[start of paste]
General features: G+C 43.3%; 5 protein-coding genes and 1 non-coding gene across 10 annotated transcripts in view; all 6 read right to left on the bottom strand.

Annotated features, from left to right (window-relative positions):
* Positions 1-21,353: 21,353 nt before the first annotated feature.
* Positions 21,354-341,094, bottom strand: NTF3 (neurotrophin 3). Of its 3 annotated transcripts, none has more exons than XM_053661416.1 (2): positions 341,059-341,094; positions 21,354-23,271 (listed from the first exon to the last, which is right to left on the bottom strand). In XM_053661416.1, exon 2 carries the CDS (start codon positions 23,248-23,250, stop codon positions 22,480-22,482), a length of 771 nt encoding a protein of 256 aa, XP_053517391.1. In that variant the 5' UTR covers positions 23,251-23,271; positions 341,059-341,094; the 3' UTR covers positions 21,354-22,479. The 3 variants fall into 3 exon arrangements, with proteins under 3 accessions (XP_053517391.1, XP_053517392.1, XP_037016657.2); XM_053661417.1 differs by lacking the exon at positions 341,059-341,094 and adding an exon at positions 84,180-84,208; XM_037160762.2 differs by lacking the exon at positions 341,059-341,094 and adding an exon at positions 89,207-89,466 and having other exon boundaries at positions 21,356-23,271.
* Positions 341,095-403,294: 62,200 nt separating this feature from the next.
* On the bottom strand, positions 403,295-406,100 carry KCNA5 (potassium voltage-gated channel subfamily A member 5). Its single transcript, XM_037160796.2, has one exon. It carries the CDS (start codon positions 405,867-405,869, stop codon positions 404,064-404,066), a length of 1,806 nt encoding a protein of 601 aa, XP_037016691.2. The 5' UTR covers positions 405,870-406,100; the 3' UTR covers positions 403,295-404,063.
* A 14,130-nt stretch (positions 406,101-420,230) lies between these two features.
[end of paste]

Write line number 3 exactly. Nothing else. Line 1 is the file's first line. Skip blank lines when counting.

* Positions 1-21,353: 21,353 nt before the first annotated feature.